A day-and-night bombardment of negative television ads has turned many voters off from the especially nasty campaign to replace Sen. Don Nickles, an Oklahoma Republican retiring after 24 years.
"There's smearism on both sides of the fence, and we're sick of it," retired nurse Brenda Clark yelled as she left a town hall meeting for Republican Tom Coburn in this college town.
Polls show Coburn, a former congressman, about even with Democratic Rep. Brad Carson in one of fewer than 10 contests that could determine control of the Senate, where the GOP now holds a majority of 51-48 with one independent.
The negative ads include allegations that Coburn, an obstetrician, sterilized a woman without her consent and gave a fraudulent bill to Medicaid for the procedure. Coburn's ads claim Carson is a liberal pretending to be a conservative to appeal to voters.
Oklahoma hasn't backed a Democratic presidential candidate since Lyndon Johnson and is expected to support President Bush in this election. The retiring Nickles, chairman of the Senate Budget Committee, is among the most fiscally conservative members of the Senate.
Coburn is reaching out to evangelical Christians as the race enters the home stretch.
The election, he told a town hall meeting here, will determine "whether the right people are going to be in control of the U.S. Senate or whether the wrong people will be in charge."
"It's a race," his Democratic opponent said in a western Oklahoma campaign stop, "that I think will be talked about for generations to come."
Both sides throwing punches
Carson, a 37-year-old lawyer, wears cowboy boots and jeans and drives the campaign trail in a beat-up pickup truck he's owned for a decade. He calls himself a member of the "Oklahoma Party" first and touts his conservative credentials, ranging from his vote against same-sex marriages to his support of President Bush's tax cuts.
"Our challenge is to point out that when Tom Coburn calls me a liberal, it says more about him than about me," Carson said. "Everyone is more liberal in comparison to Tom Coburn."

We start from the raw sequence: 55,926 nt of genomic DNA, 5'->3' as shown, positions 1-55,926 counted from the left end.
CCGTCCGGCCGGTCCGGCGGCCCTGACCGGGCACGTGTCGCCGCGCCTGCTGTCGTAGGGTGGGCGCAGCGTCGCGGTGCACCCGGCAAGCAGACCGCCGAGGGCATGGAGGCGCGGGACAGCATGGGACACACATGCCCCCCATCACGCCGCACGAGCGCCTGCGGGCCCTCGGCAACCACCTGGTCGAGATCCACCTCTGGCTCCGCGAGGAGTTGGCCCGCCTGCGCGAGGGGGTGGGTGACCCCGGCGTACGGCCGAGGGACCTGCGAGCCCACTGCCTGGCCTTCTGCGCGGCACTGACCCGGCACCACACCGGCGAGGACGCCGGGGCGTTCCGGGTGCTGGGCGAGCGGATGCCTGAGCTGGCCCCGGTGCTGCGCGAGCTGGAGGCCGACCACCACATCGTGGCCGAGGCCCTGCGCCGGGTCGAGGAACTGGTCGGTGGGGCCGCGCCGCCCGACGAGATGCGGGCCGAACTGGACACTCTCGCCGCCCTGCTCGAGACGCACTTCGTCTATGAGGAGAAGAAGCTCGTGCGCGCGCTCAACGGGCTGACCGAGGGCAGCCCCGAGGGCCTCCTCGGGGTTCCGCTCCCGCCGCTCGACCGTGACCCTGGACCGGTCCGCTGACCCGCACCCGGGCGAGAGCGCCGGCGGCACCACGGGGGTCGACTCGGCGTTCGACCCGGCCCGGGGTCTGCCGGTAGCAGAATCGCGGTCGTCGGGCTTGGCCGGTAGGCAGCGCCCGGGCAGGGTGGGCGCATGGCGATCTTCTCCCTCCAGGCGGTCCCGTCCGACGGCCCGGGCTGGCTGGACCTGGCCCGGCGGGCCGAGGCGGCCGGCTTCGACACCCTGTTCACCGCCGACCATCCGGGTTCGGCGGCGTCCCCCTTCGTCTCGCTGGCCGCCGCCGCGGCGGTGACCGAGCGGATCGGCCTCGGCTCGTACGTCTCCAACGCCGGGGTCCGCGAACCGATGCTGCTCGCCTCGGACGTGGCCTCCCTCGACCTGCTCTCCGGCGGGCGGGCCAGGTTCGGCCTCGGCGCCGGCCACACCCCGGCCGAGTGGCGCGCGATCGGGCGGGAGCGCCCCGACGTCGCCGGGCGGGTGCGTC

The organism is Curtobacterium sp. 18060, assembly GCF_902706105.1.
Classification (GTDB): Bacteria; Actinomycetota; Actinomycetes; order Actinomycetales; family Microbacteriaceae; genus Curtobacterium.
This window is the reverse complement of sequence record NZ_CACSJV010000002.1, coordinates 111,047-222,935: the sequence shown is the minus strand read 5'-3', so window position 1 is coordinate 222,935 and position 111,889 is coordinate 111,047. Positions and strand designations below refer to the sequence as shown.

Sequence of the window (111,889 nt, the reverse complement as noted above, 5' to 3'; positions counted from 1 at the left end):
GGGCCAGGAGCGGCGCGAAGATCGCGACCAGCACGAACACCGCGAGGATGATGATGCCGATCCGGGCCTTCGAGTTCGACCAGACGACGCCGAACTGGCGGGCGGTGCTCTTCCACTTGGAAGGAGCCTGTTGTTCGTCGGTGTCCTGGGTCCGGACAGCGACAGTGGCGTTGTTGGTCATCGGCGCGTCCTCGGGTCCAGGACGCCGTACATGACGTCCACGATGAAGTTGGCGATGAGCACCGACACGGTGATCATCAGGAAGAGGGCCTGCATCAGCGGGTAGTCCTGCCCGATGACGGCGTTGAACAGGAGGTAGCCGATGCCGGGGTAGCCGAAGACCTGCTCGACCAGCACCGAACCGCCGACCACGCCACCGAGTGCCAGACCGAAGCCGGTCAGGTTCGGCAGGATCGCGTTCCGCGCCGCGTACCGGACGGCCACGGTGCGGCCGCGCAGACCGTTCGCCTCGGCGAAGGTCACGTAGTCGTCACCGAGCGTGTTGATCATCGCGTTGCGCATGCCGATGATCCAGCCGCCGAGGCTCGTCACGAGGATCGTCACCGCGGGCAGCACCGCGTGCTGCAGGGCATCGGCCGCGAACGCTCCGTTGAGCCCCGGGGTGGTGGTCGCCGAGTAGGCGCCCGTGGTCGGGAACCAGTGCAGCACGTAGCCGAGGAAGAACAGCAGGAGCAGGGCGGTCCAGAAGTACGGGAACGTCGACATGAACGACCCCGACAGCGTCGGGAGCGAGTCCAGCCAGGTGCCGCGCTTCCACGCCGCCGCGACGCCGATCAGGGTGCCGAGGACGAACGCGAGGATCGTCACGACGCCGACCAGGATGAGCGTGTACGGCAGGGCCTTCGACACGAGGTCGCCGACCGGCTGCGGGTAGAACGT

"What is a conservative Democrat in Washington is a liberal in Oklahoma every time," Coburn said during a televised debate.
Carson replaced Coburn in the House after the Muskogee doctor kept his campaign promise to serve no more than three terms.
The state's Republican establishment already had rallied behind a more moderate candidate, former Oklahoma City mayor Kirk Humphreys, when Coburn announced his intention to seek election. Coburn won the primary with 61 percent of the vote.
Coburn, a strident abortion foe whose specialty is delivering babies, sees the race as a battle for the next generation's future. In an Associated Press interview, he said he favored the death penalty for abortionists.
He has hammered on the "evil" of excessive government spending and blamed career politicians for harming Social Security and Medicare. Incumbents, he says, ignore difficult issues and exacerbate the deficit by sponsoring programs to get re-elected.
Carson accuses the Republican of voting against Oklahoma's interests and doing nothing when he was in Congress to bring money or jobs to the 2nd District.
"We have never sent anybody to Washington who made not doing anything for us his platform," Carson told voters in western Oklahoma counties that suffer from an exodus of people and jobs.
Known as an outspoken maverick in Congress, Coburn's blunt comments while campaigning have stirred controversy.
He drew fire for saying "a bunch of crapheads in Oklahoma City" had stymied economic development. After he referred to "rampant lesbianism" in southeast Oklahoma schools, the Tulsa World suggested in an editorial that the nation's threat code be raised to "Code Hot Pink."
Coburn also has had to defend against the sterilization allegations from a former patient who said Coburn did the procedure in 1990 without her permission.
The allegations, disputed by Coburn, were contained in a lawsuit that was dismissed after the woman failed to pursue it. He also disputes allegations by Democratic Attorney General Drew Edmondson, among others, that Coburn engaged in Medicaid fraud in the way the procedure was billed.
Coburn says the accusations are part of a Democratic smear campaign. He warns that Carson's election would mean that liberal Democrats like Ted Kennedy and Hillary Clinton would run the Senate.